Facebook  Twitter  Linkedin  YouTube
Thursday , 23 May 2024

India Powering Growth Through Infrastructure Development

In its 77th year of independence, India, today, is at the cusp of greater economic ascent. As a result, the economy has leapfrogged from the world’s tenth largest economy (2014) to the fifth largest. Further, with this impressive growth expected to continue, India is poised to become the third largest economy by 2027, and a developed nation by 2047, marking its 100th year of independence. Karan Sethi, Senior Assistant Vice President, Invest India relooks at the country’s growth story

In the last ten years, India has invested over USD 1.2 trillion in building high quality infrastructure, aimed at bringing down the cost of logistics in the country and turning it into an economic powerhouse. A strong foundation and robust network has also aided in improving the ease of doing business and quality of life of the people, through universal uninterrupted power supply, availability of high-speed internet, and enhancing logistical connectivity.

This has been achieved through an optimal mix of Public Private Partnerships (PPP) and private investments in viable infrastructure projects, and budgetary investments in non-feasible but high social return projects. Moreover, to enable this staggering growth and the creation of infrastructure for tomorrow, India has been creating robust project/investment pipelines, world-class Development Finance Institutions, high-quality PPP contracts, conducive policies, and energising the industry’s execution capacity to deliver the scale of these projects.

National Infrastructure Pipeline and Future Investments

Through the National Infrastructure Pipeline (NIP), the government has successfully created a roadmap of infrastructure development for the Ministries, investors, and developers. It has set forth in motion India’s target to invest over USD 1.4 Trillion (2020-2025) in infrastructure development spanning the length and breadth of the country.

Further, considering the needs of the growth anticipated until 2030 and beyond, a recent report by CRISIL pegs the country’s infrastructure spending to expand by 25% during 2024-2030, in comparison with the NIP allocation.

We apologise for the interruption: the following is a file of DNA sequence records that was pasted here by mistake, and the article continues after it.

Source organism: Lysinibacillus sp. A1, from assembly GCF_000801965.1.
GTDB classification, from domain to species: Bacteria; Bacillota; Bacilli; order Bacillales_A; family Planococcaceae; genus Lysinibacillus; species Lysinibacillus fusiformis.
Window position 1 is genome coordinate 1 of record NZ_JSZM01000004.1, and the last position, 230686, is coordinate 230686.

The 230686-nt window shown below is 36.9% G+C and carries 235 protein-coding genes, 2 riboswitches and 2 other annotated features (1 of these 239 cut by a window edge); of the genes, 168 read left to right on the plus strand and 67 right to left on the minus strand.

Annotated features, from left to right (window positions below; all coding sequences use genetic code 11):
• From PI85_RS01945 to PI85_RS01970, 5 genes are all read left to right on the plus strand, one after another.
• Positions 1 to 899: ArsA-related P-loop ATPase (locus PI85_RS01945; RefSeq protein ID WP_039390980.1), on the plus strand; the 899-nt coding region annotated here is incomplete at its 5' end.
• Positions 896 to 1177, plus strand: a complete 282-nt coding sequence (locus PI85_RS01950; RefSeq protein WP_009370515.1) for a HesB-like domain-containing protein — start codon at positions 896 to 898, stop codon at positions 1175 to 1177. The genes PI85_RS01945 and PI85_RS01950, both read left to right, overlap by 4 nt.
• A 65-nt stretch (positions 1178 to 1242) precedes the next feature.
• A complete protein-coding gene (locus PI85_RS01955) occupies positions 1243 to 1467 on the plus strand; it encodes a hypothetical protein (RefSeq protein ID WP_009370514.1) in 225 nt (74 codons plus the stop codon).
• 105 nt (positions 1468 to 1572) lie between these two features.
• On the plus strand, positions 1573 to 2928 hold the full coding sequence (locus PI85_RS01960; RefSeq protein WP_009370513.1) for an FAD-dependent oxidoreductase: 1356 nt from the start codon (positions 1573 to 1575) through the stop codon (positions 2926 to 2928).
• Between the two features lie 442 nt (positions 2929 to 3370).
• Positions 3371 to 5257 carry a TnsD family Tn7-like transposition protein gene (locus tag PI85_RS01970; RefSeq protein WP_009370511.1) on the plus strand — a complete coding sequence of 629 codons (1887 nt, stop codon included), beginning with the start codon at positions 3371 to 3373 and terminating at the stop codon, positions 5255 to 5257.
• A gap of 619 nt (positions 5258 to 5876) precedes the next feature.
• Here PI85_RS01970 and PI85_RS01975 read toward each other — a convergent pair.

Creating Infrastructure for New India – Landmark Projects

With a plan to double national highways in India to 200,000 kilometres by 2025, the ‘Bharatmala Pariyojana’ was launched as a holistic vision for developing 66,100 kilometres of additional road network including expressways, economic corridors, international and border roads. Remarkably, it has already aided in trebling the average pace of highway construction in the country from 12Km/day to 37Km/day in merely six years, with a target of achieving 50Km/day of average construction.

The Ministry of Road Transport and Highways is taking significant steps to reduce the country’s energy import bill and promote sustainability by aiming to achieve elevated levels of Electric Vehicles adoption by 2030 – 30% of private cars, 70% of commercial vehicles, and 80% of two-three wheelers. The Ministry has also been a frontrunner in adopting technologies across the sector.

In April 2023, the daily toll collection through the FASTag system achieved an all-time high of USD 24 Mn, with 1.16 crore transactions/day, marking a remarkable achievement in just over two years since implementation (Feb 2021). Further, the sector has also witnessed the mandatory employment of drones to enhance transparency in the monitoring of projects and the use of 3D automated machine guidance technology to speed up the pace of highway construction. In another recent highlight, the country witnessed the inauguration of its longest sea bridge, Mumbai Trans Harbour Link, an almost 22 km long engineering megastructure, expected to cater to more than 70,000 vehicles every day.